Forget Google Glass. Can you program my VCR?
This week the Consumer Electronics Show is all the rage. Tech-this, and smart-that—all the cool kids have converged on Las Vegas to find out what products will make our lives better in 2014.
Meantime, most of us haven't gotten rid of the old VCR.
According to a Gallup survey, 58 percent of Americans still have their VCRs. That's a larger percentage than those owning a desktop computer, an iPod or MP3 player, a videogame console, a tablet computer, satellite TV, or an e-reader. In fact, only a few more of us—62 percent—own a smartphone.
All just a bunch of old fogies? Uh, no. According to Gallup, 41 percent of people ages 18 to 29 still own a VCR.
Here's the most amazing part of that survey—people admit they have one.
Why own a piece of technology that is about as current as the Konami LaserScope headset from the 1990 CES?
I've come up with a list of potential reasons why we just can't part with the old tape machine:
- If a polar vortex or some other apocalypse kills the grid, you can still run a VCR on a generator and watch the original "Star Wars" (before George Lucas cleaned it up and added that extra scene with Jabba the Hutt).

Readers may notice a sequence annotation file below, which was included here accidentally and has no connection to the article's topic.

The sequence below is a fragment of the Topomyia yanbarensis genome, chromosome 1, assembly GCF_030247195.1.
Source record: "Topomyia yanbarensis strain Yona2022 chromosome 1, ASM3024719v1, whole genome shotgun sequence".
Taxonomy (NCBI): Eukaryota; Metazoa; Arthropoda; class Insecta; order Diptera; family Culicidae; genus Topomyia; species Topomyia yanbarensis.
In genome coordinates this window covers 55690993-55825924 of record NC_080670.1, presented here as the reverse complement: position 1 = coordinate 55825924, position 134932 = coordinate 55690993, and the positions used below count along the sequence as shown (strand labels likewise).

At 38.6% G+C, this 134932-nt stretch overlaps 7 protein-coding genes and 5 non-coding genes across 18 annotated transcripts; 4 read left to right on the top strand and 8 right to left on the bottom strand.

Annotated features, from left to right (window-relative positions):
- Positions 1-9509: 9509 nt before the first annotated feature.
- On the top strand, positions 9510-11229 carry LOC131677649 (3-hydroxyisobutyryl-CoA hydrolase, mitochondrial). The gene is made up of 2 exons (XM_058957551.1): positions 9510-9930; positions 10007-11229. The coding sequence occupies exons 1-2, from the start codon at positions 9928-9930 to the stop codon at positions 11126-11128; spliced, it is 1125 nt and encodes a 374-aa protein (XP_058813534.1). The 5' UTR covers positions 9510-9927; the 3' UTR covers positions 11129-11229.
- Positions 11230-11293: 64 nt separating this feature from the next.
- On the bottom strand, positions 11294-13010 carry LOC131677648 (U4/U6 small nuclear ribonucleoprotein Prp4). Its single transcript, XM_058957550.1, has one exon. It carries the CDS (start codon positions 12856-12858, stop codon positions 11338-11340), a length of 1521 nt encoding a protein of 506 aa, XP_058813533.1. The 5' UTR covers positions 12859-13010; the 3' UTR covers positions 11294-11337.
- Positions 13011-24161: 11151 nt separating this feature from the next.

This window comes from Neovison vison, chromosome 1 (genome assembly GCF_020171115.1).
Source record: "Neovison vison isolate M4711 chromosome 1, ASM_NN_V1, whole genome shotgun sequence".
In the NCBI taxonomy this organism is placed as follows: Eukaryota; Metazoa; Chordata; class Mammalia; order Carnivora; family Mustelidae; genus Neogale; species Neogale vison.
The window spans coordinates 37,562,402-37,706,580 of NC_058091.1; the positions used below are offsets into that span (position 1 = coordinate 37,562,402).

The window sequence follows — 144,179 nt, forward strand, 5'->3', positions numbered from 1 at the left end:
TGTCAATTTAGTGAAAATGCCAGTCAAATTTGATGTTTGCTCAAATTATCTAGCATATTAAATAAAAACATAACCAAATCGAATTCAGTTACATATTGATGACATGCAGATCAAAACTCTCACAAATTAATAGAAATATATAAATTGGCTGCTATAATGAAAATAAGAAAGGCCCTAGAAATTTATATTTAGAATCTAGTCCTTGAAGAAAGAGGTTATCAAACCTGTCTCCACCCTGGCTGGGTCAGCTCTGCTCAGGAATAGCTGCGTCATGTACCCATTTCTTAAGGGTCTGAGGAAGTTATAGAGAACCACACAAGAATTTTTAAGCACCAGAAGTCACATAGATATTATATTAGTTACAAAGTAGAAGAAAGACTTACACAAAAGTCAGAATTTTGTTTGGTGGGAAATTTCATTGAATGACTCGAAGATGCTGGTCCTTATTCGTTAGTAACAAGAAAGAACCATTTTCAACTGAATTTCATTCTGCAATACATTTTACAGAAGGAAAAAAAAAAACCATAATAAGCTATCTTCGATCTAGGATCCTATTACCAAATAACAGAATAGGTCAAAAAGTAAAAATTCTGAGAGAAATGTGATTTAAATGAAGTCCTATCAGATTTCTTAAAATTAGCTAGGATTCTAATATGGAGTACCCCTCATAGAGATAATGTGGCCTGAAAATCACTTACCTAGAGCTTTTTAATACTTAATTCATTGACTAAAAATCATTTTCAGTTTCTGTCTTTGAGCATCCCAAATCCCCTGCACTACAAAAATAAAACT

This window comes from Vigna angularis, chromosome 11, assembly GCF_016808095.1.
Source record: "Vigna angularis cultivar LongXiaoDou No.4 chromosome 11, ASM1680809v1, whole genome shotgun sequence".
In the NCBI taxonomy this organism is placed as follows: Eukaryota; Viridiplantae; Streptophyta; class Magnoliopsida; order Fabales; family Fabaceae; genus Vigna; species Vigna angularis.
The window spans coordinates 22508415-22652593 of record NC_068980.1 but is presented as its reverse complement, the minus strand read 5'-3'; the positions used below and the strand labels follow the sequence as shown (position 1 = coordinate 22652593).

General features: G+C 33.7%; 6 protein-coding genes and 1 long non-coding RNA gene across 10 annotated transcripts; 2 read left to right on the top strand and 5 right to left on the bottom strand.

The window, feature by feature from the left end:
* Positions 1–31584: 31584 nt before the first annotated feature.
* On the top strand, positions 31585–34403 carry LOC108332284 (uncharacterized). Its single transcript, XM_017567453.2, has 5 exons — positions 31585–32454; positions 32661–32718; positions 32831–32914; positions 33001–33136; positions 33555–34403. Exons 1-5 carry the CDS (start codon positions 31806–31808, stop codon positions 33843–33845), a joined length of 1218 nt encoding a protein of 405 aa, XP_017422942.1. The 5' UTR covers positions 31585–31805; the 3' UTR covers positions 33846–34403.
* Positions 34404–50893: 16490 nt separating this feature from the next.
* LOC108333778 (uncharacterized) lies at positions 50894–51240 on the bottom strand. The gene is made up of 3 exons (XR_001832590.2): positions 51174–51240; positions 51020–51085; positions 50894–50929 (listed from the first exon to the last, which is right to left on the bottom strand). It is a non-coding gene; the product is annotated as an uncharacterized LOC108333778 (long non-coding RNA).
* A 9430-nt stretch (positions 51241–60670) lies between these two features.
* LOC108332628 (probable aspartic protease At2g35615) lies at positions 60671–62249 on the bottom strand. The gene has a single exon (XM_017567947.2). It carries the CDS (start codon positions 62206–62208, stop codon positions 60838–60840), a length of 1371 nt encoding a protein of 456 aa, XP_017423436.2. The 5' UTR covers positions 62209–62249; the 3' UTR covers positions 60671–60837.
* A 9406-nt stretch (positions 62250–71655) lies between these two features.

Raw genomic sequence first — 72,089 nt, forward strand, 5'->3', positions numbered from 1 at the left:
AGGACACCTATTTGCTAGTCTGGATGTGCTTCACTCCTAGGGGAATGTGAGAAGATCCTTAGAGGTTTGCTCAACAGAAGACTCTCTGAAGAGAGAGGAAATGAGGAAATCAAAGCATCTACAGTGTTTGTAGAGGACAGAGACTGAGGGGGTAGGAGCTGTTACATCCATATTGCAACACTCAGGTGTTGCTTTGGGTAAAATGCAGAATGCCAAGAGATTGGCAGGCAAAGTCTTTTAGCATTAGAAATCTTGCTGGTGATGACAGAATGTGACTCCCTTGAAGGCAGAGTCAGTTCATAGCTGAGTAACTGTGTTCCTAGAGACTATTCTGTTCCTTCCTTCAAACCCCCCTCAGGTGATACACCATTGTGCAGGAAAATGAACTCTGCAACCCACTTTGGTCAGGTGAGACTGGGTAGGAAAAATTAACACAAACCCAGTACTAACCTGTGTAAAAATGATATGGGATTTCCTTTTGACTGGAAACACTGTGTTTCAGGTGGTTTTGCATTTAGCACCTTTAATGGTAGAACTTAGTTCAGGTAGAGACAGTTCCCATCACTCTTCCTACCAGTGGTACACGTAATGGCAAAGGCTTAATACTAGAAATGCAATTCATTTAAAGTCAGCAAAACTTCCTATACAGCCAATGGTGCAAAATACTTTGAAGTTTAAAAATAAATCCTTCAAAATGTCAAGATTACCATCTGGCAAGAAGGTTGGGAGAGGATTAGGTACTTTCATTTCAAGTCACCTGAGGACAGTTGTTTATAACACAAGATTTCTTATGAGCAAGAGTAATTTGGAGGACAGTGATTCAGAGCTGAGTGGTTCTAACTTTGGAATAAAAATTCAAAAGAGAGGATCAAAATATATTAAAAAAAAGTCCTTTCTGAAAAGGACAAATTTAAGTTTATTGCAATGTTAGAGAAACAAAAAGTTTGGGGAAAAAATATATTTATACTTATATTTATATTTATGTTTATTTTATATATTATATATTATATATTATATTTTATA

- There's no porn like old porn.
- P90x has nothing on Jane Fonda's workout videos ("hot crossed buns!").
- You never had time to transfer all those wedding and baby videos to a DVD, which is a good thing because now it all needs to go into the cloud.
- You (most likely a man) refuse to get rid of the thing until you can finally figure out how to program it.
So what old tapes do you still have hanging around, gathering dust? When I asked on Twitter, the replies were like a trip down memory lane.
"Madonna's 'Justify My Love' video"— @fields685
"'Life of the Party' and 'Denise Austin: Toneup 1-2-3'"— @MichaelJPajak
"Pink Floyd concerts"— @dfandrb
"The Thorn Birds, recorded over the air while watching live. Never been played."— @MBGBeth
"SNL Classic Years 1975-1980, Casablanca, & Schoolhouse Rock (no kids, just needed a reminder of how laws used to work)."— @Frankster1044
—By CNBC's Jane Wells; Follow her on Twitter: